Skip to main content

ALL HELL BREAKS LOOSE

NOT ONE OF THESE BESPECTACLED MEN WOULD APPROVE OF TRUMP
August was once (still is?) called the Silly Season, because less news happened then. Indeed, Malcolm Bradbury's classic novel of the 70s, The History Man, opens with a page on the subject. Ironic, because more than one war has started in August - no month is ahistorical, apolitical. Even the name August refers to an imperial figure. Our editor went away for a fortnight to relax, and like the rest of the world, has witnessed one of the least pleasant August's in living memory, in terms at any rate, of the news.

No point in rehearsing the obvious: Donald Trump and his administration are the worst since Nixon's, and may well be worse. Nixon himself toyed with using nukes in Asia, and harboured hard-hatted rednecks as allies. But the refusal over the weekend to properly condemn extreme-right actions is breathtakingly un-American and unsettling. America has not been as unwelcoming to non-whites since Reagan - probably since the end of Jim Crow.

A tweet the other day was shocking, and informative - from a conservative poet, who must be right-wing, given his comment, it said - "why should I mourn the death of a left-wing protester?" - trying to be clever with the allusion to the Dylan Thomas poem, presumably. But again, where did this permission come from, if not Trump, to be so heartless, cruel and sharp in public statements?

My God. Any death is to be mourned, but more to the point the young woman killed in the car attack was murdered by a terrorising figure - she was innocent - and brave - and good. The person who could not imagine shedding a tear for such a person must be very supremacist, indeed.

America is riven, as it has been before, during the Nam protests, and before then in the Civil War. Some surrounding Trump crave a truly apoplectic apocalyptic schism between Before Trump and After Trump - they are as celebratory of violence and fascism as the Futurists of 100 years ago. This is a horrible time in America. The whole world is seeing a relative decline in good governance, not very good even at the best of times.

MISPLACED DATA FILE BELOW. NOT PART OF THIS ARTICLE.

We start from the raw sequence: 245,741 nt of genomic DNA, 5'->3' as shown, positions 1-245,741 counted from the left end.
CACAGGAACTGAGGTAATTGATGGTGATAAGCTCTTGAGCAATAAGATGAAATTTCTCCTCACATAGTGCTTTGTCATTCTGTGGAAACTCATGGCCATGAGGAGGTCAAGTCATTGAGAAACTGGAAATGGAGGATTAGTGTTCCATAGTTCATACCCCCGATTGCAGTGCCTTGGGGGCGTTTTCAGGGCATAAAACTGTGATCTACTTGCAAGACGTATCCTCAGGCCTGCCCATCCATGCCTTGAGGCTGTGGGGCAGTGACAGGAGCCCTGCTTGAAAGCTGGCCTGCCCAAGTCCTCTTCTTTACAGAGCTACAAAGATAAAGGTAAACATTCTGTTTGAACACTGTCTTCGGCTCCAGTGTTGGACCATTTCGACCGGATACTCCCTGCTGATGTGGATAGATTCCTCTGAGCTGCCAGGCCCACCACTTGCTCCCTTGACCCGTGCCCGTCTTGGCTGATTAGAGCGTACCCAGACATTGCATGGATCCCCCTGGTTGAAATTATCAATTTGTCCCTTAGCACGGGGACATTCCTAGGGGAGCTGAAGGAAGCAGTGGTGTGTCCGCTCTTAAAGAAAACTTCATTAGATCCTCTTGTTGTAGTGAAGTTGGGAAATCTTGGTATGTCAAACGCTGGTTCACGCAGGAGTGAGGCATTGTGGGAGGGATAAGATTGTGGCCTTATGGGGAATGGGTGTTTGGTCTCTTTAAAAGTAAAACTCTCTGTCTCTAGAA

There will likely not be nuclear war before the summer ends. But already there is an awful sense that the worst is coming with regards to the Trump world view.

Comments

Popular posts from this blog

Review of the new Simple Minds album - Walk Between Worlds

Taste is a matter of opinion - or so goes one opinion. Aesthetics, a branch of pistols at dawn, is unlikely to become unruffled and resolved any time soon, and meantime it is possible to argue, in this post-post-modern age, an age of voter rage, that political opinion trumps taste anyway. We like what we say is art. And what we say is art is what likes us.

Simple Minds - the Scottish band founded around 1977 with the pale faces and beautiful cheekbones, and perfect indie hair cuts - comes from a time before that - from a Glasgow of poverty and working-class socialism, and religiosity, in a pre-Internet time when the heights of modernity were signalled by Kraftwerk, large synthesisers, and dancing like Bowie at 3 am in a Berlin club.

To say that early Simple Minds was mannered is like accusing Joyce of being experimental. Doh. The band sought to merge the icy innovations of German music with British and American pioneers of glam and proto-punk, like Iggy Pop; their heroes were contrived,…

THE WINNER OF THE SIXTH FORTNIGHT PRIZE IS...



Wheeler Light for 'Life Jacket'.

The runner-up is: Daniel Duffy - 'President Returns To New York For Brief First Visit'

Wheeler Light currently lives in Boulder, Colorado.



Life Jacket

summer camp shirtsI couldn’t fit in then
are half my size nowI wanted to wear
smaller and smallerarticles of clothing
I shrunk to the sizethat disappeared

of an afterthoughtin a sinking ship body
too buoyant to sinktoo waterlogged for land
I becamea dot of sand

JOHN ASHBERY HAS DIED

With the death of the poetic genius John Ashbery, whose poems, translations, and criticism made him, to my mind, the most influential American poet since TS Eliot, 21st century poetry is moving into less certain territory.

Over the past few years, we have lost most of the truly great of our era: Edwin Morgan, Gunn, Hill, Heaney and Walcott, to name just five.  There are many more, of course. This is news too sad and deep to fathom this week.  I will write more perhaps later. 

I had a letter from Ashbery on my wall, and it inspired me daily.  He gave me advice for my PhD. He said kind things about a poetry book of mine.

He was a force for good serious play in poetry, and his appeal great. So many people I know and admire are at a loss this week because of his death. It is no consolation at present to think of the many thousands of living poets, just right now. But impressively, and even oddly, poetry itself seems to keep flowing.